Ghosts I Have Seen
by Violet Tweedale
Violet Tweedale is described in the 1910-1912 Every Woman's Encyclopedia thusly:
“Exceedingly versatile, Mrs. Tweedale has been described as "a woman of all works." She can paint a landscape and cook a dinner; she can write a book and make a shirt; she can etch a sporting scene and embroider the finest, designs; she is a brilliant pianist and has the reputation of being one of the best political speakers of the day. "I never know an idle moment, and I never know an unhappy one until by some misadventure I am forced to sit with idle hands," is a remark she has often been heard to make.”
But who is, or should I say was, Violet Tweedale?
The Rev. Charles, Mrs. Tweedale and unidentified specter
She was born in 1862, the daughter of Scottish publisher and editor Robert Chambers (Chamber’s Journal). A wealthy eccentric, he loved his work and reportedly gave millions away – Violet said he loved jewels and would carry a bag of diamonds with him at all times. Chamber’s voracious appetite for knowledge meant the house was crammed with books which allowed Violet, who had inherited her father’s quizzical nature, to educate herself (as it was common at that time for the daughters of the house not to receive a formal education). At 16 she was a ‘reader’ at the journal and was, at that age, considered quite brilliant, immersing herself in literature and art while assisting her father.
In 1889 she moved to London, spending her time writing and doing charitable work with the poor and sick in the pestilent soul-destroying slums of the East End. She released her first novel And They Two in that year. In 1891 she married a gentleman whom she considered her ‘literary soulmate,’ Clarens Tweedale. Together they were quite flush, both in spiritual vim and financial vigor. They travelled, read and did everything one expects of a well-heeled, socially connected couple of that time, counting Lords, writers, free-thinkers and spiritualists as friends. Violet was a close companion of Theosophy co-founder Helena Blavatsky, and a member of The Hermetic Order of the Golden Dawn, which counted Aleister Crowley and the poet Yeats as members.
She published more than 30 novels, dying at the Villa Languard, Torquay, Devon on December 10, 1936 predeceasing her husband by 14 years.
Victorians are an odd lot to come to grips with. They were innovators, loved gadgets and new things, loved to travel, loved foreign experiences, loved to do good. They believed – as I do - that hanging a work of art in one’s home can save a life. They were also in love with empire, loved only what they owned, were bigoted explorers, xenophobic (it is commonly believed that the novel Dracula was born of their fear of foreigners), lovers of pornography and pain, shooting animals, ardent adherents to class by helping and yet holding down the poor…all with impeccable manners and the customs of royals.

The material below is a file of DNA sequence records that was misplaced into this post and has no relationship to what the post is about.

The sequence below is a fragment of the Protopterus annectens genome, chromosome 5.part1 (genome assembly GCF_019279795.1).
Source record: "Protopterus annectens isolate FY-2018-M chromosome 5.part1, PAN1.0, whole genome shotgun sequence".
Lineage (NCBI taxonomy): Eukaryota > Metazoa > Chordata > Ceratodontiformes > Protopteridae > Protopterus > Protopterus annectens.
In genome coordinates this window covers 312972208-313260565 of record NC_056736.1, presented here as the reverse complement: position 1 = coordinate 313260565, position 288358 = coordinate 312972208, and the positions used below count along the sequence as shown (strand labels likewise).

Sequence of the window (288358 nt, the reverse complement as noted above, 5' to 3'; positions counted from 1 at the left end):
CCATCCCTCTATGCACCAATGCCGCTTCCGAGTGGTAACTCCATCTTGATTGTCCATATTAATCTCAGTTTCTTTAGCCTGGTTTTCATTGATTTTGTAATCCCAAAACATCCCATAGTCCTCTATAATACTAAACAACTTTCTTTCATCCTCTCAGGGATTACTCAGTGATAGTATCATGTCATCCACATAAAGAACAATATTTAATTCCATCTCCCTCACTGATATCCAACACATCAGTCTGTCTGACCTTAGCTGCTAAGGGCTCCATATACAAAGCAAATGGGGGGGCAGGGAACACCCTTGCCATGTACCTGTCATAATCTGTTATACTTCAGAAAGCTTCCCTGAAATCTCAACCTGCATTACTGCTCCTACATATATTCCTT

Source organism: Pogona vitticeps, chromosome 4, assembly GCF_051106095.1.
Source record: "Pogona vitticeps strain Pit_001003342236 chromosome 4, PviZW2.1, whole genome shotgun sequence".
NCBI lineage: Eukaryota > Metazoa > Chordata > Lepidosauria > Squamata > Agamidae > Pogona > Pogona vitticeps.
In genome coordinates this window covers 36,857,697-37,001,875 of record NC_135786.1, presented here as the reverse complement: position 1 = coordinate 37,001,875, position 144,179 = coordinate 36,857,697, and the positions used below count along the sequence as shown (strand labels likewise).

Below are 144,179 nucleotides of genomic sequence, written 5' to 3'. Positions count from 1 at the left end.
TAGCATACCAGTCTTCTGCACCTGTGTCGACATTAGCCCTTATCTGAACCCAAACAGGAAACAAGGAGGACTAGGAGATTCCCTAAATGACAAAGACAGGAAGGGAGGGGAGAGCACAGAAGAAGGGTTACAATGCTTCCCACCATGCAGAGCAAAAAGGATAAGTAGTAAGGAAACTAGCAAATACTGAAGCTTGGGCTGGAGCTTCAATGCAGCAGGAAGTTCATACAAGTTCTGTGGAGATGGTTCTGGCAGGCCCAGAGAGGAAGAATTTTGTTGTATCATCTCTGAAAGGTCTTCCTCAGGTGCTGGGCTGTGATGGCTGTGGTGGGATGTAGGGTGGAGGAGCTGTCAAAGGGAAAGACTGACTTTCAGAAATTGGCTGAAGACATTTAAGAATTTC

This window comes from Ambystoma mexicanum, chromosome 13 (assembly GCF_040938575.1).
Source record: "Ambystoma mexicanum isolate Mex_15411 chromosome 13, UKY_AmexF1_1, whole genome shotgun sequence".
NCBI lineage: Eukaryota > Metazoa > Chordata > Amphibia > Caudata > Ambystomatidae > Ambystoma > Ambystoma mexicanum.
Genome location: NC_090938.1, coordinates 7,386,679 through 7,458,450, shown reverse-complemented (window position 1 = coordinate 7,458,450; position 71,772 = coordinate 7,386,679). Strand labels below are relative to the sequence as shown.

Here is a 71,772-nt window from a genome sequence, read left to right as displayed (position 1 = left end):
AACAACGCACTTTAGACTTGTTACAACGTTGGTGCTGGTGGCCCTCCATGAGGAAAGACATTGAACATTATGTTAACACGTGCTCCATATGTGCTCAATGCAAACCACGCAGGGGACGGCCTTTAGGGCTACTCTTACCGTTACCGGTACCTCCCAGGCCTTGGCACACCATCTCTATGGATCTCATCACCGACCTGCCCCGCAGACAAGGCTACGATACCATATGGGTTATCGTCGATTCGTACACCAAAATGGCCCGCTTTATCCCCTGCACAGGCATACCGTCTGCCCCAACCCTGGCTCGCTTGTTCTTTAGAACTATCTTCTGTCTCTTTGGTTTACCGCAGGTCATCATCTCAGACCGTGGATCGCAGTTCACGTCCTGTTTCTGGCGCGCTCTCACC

Reading Ghosts I Have Seen was a delight to me. These are not the ghost stories of today, there are no Ghost Hunters with EMF readers, infrared lights and video cameras. These are the stories of spirit mediums, ghost photography, gooey ectoplasmic manifestations, The Society for Psychical Research and the British National Association of Spiritualists. These are stories heard each night as a child in the nursery, the rustling of a silk dress rushing up unseen stairwells. These are stories of cocktail parties with the literary lights, travels from Nepal to Brighton. This was a time when a horrific war had just ended not only killing sons and husbands, in fact more than 8 million deaths, but forcing one to question God and the Victorian invincibility. The book travels a serendipitous course through her spiritual and spectral experiences, while we hear of the social, political and artistic shining lights of the day along the way. And, with a breathtakingly straight face she talks of the ‘proof’ provided by doctors that mediums lose weight while in trances – proven when she effortlessly heaved an enormous medium who, in a trance, had fallen on the floor into the next room for a brandy.
It is a pleasure to be able to bring this book back to life (pardon the pun). Like all of the House of Pomegranates Esoteric imprint, they are designed to resemble books from the time when they were published; those books you find on dusty shelves in flea market stalls, paper wrapper gone, slightly worn and filed incongruously next to an almost complete set of Nancy Drew’s. In the coming months we will be releasing a slew of esoterica, starting with the first of the Bulldog Drummond mystery series of the ’20s and Ghosts I have Seen. We do so hope you enjoy them.